Donoghue vs Stevenson (1932) is the first case law relevant of liability to third party. However, in this case, the liability is only established if there are physical harms of loss by third parties (not economic losses)
Candler & Crane Chrismas (1951) is the next stage of development, where there is liability for financial loss if there is a contractual relationship, a fiduciary relationship or a fraud
Hedley Byrne & Co Ltd vs Heller & Parties Ltd (1963) is a significant point of development, where there is starting to be a potential legal liability for economic losses beyond contractual relationship.
In this case, liability is established if two conditions are satisfied: i) The party providing the statements are seen to be experts or persons of special skills ii) It’s foreseeable that the injured party might reasonably rely on the judgement or skills of such an expert. Foreseeability means that the expert (auditor) does not need to know the recipients. It is sufficient to prove that the person or class of persons exist and is likely relying on the experts’ statements.
Hedley emphasised the liability of auditors as the conditions are relatively easy to prove.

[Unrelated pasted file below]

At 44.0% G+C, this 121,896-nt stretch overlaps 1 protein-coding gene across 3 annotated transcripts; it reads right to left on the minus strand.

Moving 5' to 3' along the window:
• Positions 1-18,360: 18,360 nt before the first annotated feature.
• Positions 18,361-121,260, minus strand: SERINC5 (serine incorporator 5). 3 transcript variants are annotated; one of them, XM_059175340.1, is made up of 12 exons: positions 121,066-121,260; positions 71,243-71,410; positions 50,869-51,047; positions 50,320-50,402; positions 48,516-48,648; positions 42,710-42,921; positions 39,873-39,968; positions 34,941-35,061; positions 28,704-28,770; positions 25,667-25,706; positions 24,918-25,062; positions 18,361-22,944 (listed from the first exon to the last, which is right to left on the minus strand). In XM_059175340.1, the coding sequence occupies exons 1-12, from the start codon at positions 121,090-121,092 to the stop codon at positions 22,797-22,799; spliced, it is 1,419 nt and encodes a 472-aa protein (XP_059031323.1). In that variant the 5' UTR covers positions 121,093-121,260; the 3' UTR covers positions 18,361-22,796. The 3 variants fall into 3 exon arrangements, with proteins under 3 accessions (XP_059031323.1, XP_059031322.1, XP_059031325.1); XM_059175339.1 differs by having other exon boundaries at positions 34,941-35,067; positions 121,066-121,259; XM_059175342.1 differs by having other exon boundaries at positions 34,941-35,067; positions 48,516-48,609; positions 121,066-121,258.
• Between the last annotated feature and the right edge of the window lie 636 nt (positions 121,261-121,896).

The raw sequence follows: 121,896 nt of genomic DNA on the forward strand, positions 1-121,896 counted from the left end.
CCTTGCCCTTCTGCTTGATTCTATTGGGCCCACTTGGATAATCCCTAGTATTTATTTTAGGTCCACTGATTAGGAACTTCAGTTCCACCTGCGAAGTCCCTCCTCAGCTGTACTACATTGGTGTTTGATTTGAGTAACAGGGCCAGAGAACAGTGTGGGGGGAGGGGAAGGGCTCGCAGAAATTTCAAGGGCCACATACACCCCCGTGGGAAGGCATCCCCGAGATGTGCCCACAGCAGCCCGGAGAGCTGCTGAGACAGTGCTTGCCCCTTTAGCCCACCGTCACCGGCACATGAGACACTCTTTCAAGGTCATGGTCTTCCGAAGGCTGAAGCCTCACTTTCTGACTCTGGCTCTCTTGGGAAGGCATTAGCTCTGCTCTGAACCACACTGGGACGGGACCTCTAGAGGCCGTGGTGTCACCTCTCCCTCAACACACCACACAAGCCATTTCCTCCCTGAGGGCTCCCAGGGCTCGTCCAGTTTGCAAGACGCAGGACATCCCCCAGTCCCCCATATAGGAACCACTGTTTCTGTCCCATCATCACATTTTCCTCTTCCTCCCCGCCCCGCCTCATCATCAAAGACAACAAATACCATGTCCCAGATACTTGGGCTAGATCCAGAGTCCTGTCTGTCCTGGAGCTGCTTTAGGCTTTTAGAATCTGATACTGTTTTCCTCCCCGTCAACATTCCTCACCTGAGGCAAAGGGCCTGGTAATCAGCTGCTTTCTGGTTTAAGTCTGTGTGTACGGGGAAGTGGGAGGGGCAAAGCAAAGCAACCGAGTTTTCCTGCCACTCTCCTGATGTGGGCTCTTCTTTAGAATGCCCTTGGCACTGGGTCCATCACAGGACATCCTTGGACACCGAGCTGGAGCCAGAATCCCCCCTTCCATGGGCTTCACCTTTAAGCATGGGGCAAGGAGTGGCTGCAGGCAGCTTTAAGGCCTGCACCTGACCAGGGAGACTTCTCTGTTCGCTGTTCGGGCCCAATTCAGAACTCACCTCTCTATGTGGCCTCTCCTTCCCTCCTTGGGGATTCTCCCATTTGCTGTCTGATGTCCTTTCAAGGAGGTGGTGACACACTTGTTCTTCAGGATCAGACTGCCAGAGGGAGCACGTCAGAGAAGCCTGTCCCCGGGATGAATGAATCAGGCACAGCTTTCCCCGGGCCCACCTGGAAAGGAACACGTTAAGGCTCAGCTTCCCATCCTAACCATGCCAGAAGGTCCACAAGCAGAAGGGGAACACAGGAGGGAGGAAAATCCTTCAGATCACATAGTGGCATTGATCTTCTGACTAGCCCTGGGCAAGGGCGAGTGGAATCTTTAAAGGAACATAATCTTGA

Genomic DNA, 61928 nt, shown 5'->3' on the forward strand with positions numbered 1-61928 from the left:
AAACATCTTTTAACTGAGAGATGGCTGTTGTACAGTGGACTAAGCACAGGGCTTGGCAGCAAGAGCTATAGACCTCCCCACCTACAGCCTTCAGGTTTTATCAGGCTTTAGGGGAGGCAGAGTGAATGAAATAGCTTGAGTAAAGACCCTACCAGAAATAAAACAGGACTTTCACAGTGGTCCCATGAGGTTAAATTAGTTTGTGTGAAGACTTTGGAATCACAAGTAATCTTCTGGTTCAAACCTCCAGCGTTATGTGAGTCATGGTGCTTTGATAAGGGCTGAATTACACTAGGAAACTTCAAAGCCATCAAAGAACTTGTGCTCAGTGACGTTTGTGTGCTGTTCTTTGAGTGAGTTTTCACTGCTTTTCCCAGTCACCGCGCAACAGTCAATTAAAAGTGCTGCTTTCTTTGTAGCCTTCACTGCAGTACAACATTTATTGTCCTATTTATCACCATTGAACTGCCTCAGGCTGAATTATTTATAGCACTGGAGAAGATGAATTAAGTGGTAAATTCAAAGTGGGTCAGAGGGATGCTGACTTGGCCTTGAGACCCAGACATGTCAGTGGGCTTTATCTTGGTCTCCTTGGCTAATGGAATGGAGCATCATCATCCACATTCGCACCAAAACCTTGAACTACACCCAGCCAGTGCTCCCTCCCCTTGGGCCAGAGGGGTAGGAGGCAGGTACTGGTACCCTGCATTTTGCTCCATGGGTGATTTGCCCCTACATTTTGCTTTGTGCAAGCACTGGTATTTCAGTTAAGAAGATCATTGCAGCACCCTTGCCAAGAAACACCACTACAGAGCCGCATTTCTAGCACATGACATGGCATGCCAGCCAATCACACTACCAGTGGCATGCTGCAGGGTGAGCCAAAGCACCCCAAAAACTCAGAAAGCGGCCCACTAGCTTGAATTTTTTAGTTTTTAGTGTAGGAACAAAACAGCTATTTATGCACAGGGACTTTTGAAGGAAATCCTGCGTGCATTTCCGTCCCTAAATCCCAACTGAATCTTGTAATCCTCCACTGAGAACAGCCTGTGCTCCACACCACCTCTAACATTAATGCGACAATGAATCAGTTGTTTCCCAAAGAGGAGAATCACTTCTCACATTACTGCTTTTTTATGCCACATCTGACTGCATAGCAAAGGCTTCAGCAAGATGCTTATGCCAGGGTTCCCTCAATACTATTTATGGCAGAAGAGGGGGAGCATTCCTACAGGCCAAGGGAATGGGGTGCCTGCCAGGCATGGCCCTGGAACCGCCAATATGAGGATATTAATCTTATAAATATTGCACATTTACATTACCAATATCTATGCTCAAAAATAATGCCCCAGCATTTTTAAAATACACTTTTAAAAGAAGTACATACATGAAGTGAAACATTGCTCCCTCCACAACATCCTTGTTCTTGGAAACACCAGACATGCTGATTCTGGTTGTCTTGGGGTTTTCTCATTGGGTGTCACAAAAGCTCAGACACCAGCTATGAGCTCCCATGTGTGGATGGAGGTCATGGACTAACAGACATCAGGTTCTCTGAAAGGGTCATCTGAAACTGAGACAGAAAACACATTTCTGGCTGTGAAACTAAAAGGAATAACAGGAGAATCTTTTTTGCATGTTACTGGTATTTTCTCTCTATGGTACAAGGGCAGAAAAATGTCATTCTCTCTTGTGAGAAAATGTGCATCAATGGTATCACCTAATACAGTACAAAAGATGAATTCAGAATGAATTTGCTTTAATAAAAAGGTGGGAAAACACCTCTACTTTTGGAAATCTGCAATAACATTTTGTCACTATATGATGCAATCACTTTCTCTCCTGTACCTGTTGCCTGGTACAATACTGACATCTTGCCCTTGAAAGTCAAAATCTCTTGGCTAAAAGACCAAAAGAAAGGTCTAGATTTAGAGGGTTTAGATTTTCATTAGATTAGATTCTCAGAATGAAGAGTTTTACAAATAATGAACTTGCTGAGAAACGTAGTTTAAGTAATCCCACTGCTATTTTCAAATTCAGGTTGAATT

Caparo Industry Industries vs Dickman (1996)
Realizing that foreseeability alone will put very high exposure of the auditors to potential liability and legal proceedings, the court decision restricted the burden of proof for auditors’ liability by adding proximity relationship test.
In this case, three tests have to be satisfied to establish auditors’ duty to of care (thus resulting liability) to third parties:
Foreseeability test (described above)
Proximity of relationship
Imposition of the duty is fair and reasonable.
These tests are applied in Esanda Finance Corporation vs Peat Marrwick Hungerfords case.
From the development in Caparo case, the latest tests applied for auditors liability include:
i) Auditors owe a duty of care to the plaintiff (i.e a...
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